|Date: Fri, 17 Jul 2015 12:10:30 -0400 From: Barry Margolin <firstname.lastname@example.org> To: email@example.com. Subject: Re: Theaters Struggle With Patrons' Phone Use during shows Message-ID: <barmar-4FC50C.firstname.lastname@example.org> In article <pan.2015.07.17.03.09.40.556224@NOSPAM.yahoo.com.au>, David Clayton <dc33box-usenet2@NOSPAM.yahoo.com.au> wrote: > I suppose the base issue it that technology now allows people to > inappropriately use their toys in environments that obviously annoy and > inconvenience others. In a world where we have to pass laws telling people not to text while driving, which is actually dangerous, is there really any hope to stopping people from texting in theatres, which is merely annoying? -- Barry Margolin, email@example.com Arlington, MA *** PLEASE post questions in newsgroups, not directly to me ***|
|Date: Fri, 17 Jul 2015 15:00:44 -0700 From: John David Galt <firstname.lastname@example.org> To: email@example.com. Subject: Re: Theaters Struggle With Patrons' Phone Use during shows Message-ID: <firstname.lastname@example.org> On 2015-07-17 09:10, Barry Margolin wrote: > In a world where we have to pass laws telling people not to text > while driving, which is actually dangerous, is there really any hope > to stopping people from texting in theatres, which is merely > annoying? Not if it takes a law to do it. That's why tech methods make more sense.|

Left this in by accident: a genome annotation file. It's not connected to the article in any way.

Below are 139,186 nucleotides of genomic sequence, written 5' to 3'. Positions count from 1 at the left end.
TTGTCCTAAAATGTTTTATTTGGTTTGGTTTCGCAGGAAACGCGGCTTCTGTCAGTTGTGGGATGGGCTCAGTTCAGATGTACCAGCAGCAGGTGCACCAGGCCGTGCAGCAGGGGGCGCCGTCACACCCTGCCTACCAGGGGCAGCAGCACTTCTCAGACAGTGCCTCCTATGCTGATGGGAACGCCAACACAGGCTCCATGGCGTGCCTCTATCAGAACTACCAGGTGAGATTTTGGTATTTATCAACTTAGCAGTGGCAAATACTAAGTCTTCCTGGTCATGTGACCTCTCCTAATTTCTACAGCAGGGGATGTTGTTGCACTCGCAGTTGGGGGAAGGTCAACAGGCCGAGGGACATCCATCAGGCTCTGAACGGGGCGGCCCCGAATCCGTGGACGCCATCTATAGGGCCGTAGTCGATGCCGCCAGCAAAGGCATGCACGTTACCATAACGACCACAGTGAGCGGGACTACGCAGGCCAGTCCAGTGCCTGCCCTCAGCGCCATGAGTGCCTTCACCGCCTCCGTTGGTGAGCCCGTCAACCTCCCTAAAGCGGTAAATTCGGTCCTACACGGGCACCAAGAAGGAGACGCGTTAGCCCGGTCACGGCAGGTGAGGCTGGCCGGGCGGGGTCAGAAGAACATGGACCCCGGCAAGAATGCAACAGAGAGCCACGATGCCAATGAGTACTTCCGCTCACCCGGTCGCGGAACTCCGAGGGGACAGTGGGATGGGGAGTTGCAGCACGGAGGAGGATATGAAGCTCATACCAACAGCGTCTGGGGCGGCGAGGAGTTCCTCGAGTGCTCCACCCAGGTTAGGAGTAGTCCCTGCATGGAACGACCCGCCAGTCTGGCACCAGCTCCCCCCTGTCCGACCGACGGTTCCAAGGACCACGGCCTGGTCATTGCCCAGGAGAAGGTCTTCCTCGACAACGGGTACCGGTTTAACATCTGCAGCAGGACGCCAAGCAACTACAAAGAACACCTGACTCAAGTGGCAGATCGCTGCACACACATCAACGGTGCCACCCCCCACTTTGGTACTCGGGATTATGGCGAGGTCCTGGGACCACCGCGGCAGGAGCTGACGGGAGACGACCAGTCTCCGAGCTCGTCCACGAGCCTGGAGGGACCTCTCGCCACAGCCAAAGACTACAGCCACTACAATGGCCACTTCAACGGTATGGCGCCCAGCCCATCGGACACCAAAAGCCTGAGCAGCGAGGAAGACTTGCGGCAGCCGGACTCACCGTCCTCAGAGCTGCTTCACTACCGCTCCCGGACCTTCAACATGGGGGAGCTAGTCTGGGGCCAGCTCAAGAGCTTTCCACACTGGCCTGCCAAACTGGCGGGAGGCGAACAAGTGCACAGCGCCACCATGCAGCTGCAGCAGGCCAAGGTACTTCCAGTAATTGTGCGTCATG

|Date: Fri, 17 Jul 2015 17:44:00 -0400 From: danny burstein <email@example.com> To: firstname.lastname@example.org. Subject: FCC hits t-mobile with 17.5 million dollar fine for "911" outage Message-ID: <Pine.NEB.email@example.com> FCC REACHES $17.5 MILLION SETTLEMENT WITH T-MOBILE FOR NATIONWIDE 911 OUTAGES. New Compliance Plan Will Improve 911 Service Reliability. Washington, D.C., July 17, 2015 - The Federal Communications Commission's Enforcement Bureau has reached a $17.5 million settlement with T-Mobile, resolving an investigation into two 911 service outages that occurred on the company's national network last year. The separate but related outages, which together lasted approximately three hours, prevented T-Mobile customers from reaching first responders when making wireless 911 calls. As part of the settlement, T-Mobile has agreed to strengthen its 911 service procedures and to adopt robust compliance measures to ensure that it adheres to the FCC's 911 service reliability and outage notification rules in the future. "The Commission has no higher priority than ensuring the reliability and resilience of our nation's communications networks so that consumers can reach public safety in their time of need," said FCC Chairman Tom Wheeler. "Communications providers that do not take necessary steps to ensure that Americans can call 911 will be held to account." News Release. News Media Contact: Will Wiquist at (202) 418-0509, email: Will.Wiquist@fcc.gov EB https://apps.fcc.gov/edocs_public/attachmatch/DOC-334433A1.docx https://apps.fcc.gov/edocs_public/attachmatch/DOC-334433A1.pdf https://apps.fcc.gov/edocs_public/attachmatch/DOC-334433A1.txt (FCC postngs are generally available in Microsoft Word "doc" format, along with PDF and more-or-less basic text. The URLs will usually be the same with the exception of the trailing extension)|